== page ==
Economists  get my mind in a spin when they start talking about projections,GDP and the stock market being bullish or bearish and other what not terms they use to describe the economy.

It is even more depressing watching news and they bring on the “5 seconds of fame” which is what business news  has been relegated to.Then my migraines start,the dollar is giving the Kenyan shilling a run for tis money yet our runners are celebrities because of their swiftness in marathons.

So I have come up with my own economic indicator on how tot ell how well the economy is doing .It basically involves a few things and people,pastry shops,masons,restaurants,stone masons and alcohol.

When I moved to Nakuru three years ago ,there were only three pastry shops and two   only served one kind of cake flavour -vanilla.There was a third that had a wider variety of sweet pastries but unfortuantely closed two years ago to give way to a mall.Thank God others came up to take its place.

Now take a walk around Nakuru,last time I checked there were twomore  coffee shops and three more cafe’s where you could have more than one variety of cake.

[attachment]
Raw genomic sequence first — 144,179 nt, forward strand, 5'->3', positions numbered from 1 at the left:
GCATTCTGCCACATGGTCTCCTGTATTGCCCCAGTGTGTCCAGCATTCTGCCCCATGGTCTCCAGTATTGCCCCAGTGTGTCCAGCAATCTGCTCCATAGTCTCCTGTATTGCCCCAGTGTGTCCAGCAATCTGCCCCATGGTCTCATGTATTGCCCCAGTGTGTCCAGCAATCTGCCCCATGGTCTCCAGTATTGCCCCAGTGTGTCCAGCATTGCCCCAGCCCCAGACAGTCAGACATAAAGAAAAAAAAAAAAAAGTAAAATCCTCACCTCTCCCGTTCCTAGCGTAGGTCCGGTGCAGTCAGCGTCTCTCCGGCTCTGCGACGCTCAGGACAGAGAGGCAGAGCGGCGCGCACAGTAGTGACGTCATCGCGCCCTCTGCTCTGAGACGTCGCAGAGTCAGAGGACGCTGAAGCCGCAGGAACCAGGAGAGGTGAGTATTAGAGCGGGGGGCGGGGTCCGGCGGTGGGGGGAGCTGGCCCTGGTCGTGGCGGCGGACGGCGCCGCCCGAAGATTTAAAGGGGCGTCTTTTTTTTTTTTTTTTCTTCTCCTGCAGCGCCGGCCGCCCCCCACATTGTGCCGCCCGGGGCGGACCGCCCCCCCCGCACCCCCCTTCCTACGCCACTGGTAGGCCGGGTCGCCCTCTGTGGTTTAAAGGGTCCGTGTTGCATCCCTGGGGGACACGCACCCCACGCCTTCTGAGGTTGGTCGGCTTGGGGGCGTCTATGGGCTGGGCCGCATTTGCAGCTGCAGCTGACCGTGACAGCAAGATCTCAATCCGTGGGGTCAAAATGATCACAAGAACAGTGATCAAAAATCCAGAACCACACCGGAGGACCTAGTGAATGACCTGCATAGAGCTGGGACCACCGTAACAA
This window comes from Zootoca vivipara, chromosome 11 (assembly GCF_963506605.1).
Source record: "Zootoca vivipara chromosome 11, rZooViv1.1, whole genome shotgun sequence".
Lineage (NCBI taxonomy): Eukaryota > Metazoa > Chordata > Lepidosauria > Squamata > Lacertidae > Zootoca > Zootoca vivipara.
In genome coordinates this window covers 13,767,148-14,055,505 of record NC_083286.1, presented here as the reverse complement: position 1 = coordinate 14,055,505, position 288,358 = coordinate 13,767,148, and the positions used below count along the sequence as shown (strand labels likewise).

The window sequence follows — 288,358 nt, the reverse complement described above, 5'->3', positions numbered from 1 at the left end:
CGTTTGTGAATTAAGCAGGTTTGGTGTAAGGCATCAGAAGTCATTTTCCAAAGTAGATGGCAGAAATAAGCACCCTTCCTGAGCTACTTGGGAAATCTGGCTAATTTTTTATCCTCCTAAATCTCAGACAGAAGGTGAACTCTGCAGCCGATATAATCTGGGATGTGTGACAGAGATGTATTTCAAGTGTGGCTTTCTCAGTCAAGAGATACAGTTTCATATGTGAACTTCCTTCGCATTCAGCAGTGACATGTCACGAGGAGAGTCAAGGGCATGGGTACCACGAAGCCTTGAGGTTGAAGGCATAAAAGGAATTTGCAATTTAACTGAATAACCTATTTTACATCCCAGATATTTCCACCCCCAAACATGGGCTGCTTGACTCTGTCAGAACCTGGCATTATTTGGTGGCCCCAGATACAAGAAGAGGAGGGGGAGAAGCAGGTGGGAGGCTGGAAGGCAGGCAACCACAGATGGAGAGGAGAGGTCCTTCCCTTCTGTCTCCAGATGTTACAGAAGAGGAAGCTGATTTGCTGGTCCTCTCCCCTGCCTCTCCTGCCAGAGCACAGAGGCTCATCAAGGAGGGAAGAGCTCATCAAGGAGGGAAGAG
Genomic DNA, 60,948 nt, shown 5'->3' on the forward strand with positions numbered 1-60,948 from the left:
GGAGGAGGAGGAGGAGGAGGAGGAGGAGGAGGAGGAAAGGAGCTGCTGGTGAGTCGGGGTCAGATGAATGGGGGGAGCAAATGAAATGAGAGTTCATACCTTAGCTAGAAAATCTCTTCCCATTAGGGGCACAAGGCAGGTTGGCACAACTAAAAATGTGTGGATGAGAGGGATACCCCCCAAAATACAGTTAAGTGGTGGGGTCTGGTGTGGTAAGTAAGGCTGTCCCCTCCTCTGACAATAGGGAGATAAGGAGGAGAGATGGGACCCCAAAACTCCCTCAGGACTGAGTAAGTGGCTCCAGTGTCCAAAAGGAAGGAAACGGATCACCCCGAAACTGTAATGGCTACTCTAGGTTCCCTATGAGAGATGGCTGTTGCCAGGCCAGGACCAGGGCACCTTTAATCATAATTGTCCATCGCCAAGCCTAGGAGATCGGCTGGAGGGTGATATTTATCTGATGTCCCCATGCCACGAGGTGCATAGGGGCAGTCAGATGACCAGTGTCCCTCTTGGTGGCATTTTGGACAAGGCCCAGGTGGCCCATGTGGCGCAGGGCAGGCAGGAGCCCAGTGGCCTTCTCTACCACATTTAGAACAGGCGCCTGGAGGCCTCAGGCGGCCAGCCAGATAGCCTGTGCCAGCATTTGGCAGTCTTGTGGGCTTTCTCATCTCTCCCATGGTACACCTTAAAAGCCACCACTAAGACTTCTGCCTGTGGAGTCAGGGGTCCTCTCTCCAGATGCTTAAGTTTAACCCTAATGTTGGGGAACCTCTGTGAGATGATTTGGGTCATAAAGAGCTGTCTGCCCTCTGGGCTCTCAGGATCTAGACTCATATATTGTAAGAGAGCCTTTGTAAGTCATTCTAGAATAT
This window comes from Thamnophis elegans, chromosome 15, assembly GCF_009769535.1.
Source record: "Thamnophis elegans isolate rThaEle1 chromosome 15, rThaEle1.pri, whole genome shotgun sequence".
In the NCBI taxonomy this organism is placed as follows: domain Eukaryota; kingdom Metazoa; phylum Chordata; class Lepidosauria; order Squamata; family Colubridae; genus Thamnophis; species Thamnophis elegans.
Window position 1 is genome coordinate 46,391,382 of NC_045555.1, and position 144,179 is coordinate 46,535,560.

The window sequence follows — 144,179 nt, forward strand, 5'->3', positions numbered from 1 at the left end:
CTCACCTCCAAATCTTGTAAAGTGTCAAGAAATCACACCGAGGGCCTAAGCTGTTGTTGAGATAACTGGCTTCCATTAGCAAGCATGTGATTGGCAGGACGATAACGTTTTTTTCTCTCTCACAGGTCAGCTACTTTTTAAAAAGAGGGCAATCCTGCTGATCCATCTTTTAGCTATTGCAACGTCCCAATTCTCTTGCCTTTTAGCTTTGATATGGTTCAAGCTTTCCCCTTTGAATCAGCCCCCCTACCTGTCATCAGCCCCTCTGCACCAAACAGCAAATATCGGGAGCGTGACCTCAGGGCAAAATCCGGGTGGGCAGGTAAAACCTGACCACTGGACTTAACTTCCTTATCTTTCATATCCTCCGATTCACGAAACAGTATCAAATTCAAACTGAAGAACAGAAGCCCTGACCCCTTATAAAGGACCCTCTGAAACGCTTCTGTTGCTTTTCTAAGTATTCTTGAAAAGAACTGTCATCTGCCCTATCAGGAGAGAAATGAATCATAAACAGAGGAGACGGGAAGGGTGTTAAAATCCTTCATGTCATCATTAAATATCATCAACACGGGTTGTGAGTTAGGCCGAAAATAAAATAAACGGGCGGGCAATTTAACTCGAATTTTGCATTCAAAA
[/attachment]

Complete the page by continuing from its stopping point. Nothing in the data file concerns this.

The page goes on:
And we all know that Nakuru has been labelled one of the fastest growing town in Africa.

As an economy improves so do people’s spending power and if there are no customers for your sweet pastries,the economy is bad.

A population that does not consume enough sweet items like fancy cakes,pastries… is definetely  headed south

Another indicator of a  growing economy is how much wine is being drank.In Kenya it is  only a select few who drink wine and most of them are  upper middle class  or connossieurs who picked up the habit in their world travels.

A growing middle class will want to taste the finer things in life and is a good indicator the economy is growing in the right direction.A population drinking wine has moved from being concerned with what to put on the he table to a more adventorous palate.

The more the bottles wine shops are sellling  the better,your economy is on the right track.

You also need to look at the number of ethnic restaurants coming up and by this I do not mean those serving Kenyan cuisine.

The number of people eating out will be a good indicator that  Kenyans have enough money to spend to eat out because you guessed…..the economy is doing well.

They want to try out new cuisines,flavours,textures they want to see what they can enjoy outside what they taste buds are used to.

Talking to stone masons,carpenters and plumbers is also a good way to gauge how well  we are doing economically.The more you talk to who are working the better because in a growing economy the real estate industry shows people are either building their own homes or setting up  offices to meet the increasing demand.

But be careful with real estate,selling off agricultural land to set up gated communities is a no no.